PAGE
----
And for some reason we (non-US people) should also be affected. I have personally seen people forcing this change for projects made by Bulgarian, Russian, Kirgiz, and Indonesian people. It just makes no sense!

I'm not sure why @hung 's post was marked "low quality". I think collateral damage is an important point.

Could be my wording that is the problem and I apologise if that's the case. Although the CoC also seems to draw a very fine line regarding acceptable stance in matter like this.

Nevertheless, it is great to see you including our voices in yours as well. Non-US/non-English speaking engineers seem to be drowned in this debate for no good reason.


Point 5 hit it hard for me. Imagine working for 5 years just to get people comfortable with using Git and all its convention then BAM! All that down the drain because some PR ass* wanted to cash in on the bandwagon.

And it wasn't even a thing here where I live, in Asia. We don't have that big of a race issue (hands full with nationalism I suppose) - yet now I have to deal with fallout of an event happening half the world away.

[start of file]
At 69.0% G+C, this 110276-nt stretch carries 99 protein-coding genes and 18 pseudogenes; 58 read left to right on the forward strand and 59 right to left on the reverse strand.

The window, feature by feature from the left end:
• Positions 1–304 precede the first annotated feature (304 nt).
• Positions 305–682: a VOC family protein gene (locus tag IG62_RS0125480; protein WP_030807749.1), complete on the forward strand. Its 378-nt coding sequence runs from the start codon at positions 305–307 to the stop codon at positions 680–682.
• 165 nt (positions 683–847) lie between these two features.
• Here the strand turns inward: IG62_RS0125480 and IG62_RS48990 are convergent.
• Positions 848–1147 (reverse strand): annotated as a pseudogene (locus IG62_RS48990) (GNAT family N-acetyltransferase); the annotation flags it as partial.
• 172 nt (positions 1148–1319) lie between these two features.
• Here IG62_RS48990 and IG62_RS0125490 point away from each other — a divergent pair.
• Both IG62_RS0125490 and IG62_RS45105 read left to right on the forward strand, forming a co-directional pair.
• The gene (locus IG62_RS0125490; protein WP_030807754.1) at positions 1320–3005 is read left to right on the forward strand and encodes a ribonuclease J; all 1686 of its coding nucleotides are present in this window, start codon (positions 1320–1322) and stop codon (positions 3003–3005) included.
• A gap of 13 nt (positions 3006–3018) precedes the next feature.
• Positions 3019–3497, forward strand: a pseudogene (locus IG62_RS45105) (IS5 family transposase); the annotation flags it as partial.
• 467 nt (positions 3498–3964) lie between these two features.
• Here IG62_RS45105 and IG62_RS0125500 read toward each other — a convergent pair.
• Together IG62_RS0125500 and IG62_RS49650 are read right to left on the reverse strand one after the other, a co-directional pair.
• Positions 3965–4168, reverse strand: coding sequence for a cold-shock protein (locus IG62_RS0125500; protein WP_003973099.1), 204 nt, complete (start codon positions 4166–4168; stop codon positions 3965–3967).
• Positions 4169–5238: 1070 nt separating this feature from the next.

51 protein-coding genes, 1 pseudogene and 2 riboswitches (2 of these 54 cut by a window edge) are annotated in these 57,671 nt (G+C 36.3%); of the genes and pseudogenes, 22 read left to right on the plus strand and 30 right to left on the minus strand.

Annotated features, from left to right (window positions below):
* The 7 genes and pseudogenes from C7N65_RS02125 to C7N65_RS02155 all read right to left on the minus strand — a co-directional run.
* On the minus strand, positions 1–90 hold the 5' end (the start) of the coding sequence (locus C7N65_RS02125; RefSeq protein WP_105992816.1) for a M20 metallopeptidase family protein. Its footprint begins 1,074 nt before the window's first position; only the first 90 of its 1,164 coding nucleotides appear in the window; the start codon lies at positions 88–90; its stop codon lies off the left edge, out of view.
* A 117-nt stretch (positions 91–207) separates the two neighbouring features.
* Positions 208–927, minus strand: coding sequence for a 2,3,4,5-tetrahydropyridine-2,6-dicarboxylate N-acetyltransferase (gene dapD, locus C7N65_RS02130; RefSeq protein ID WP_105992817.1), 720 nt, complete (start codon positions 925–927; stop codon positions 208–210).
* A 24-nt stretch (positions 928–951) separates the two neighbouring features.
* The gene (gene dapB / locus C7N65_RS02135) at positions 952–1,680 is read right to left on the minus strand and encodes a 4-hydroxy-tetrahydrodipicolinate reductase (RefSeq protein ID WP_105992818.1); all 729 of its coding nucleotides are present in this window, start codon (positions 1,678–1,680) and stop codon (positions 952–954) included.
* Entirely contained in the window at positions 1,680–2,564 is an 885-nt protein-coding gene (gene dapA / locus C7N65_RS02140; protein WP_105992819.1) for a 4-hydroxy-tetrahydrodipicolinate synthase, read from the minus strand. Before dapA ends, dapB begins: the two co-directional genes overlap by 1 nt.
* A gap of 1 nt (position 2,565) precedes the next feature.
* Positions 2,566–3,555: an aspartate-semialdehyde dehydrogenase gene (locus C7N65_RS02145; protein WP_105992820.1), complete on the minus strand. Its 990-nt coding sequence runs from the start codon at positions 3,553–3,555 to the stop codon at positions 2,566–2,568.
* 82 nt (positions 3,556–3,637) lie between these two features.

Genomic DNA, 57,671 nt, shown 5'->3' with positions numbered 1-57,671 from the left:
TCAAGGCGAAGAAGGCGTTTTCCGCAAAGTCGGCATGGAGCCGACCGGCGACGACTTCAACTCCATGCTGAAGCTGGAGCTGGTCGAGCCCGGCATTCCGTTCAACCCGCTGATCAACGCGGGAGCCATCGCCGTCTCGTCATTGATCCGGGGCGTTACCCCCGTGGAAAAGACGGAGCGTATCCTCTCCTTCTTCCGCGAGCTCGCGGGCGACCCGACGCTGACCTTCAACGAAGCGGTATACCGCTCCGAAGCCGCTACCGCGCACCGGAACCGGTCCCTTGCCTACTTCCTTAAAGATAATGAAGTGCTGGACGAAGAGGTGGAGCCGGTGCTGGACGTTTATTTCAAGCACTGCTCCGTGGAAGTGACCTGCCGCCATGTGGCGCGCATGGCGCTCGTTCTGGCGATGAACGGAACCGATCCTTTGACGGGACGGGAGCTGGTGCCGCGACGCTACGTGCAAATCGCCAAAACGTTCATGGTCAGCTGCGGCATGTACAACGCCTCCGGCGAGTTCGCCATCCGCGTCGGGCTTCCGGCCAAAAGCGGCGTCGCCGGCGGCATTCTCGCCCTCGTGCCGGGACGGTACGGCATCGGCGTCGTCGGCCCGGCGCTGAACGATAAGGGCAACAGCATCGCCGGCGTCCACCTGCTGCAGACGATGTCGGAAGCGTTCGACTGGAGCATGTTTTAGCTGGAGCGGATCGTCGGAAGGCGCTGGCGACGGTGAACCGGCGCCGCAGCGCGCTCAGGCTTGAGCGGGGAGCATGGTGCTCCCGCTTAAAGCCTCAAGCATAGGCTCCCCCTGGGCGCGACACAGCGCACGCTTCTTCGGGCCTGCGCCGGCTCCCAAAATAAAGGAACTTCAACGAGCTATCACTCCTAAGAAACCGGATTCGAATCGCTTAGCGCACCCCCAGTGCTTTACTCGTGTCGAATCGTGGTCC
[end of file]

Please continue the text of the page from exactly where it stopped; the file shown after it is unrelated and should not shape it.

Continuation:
And it's not even relevant. Software development is the one field I feel to be immune from all the SJ madness that has been going on. Nobody cares who you are, just that the code works. But no, people have to write those pretentious article about BLM in software, and tech corporation have to chime in on racial equality. We brought this on ourself.

It's funny when I was among those who think it's fine that Microsoft acquired GitHub.


Whilst I agree with some points here I think it's fair to add some balance. Regarding your points: 2 and 3 see this excellent comment on the Drupal issue to make the change away from master/slave terminology... in 2014.
Whilst some black devs may disagree (as is their right) there's no question that for some 'master/slave' in combination is an issue and I think that's fair enough.

People choose meanings

Yes - and historically Europeans have deliberately assigned negative connotations to words associated with blackness; and incidentally 'leftness' - since left-handed people are also apparently outside the 'norm'. My point being: this didn't happen by accident. People also deliberately use words as weapons in order to oppress and belittle; to the point that the original signifier for something can become offensive (e.g. spastic). I'd argue that invalidates point 2.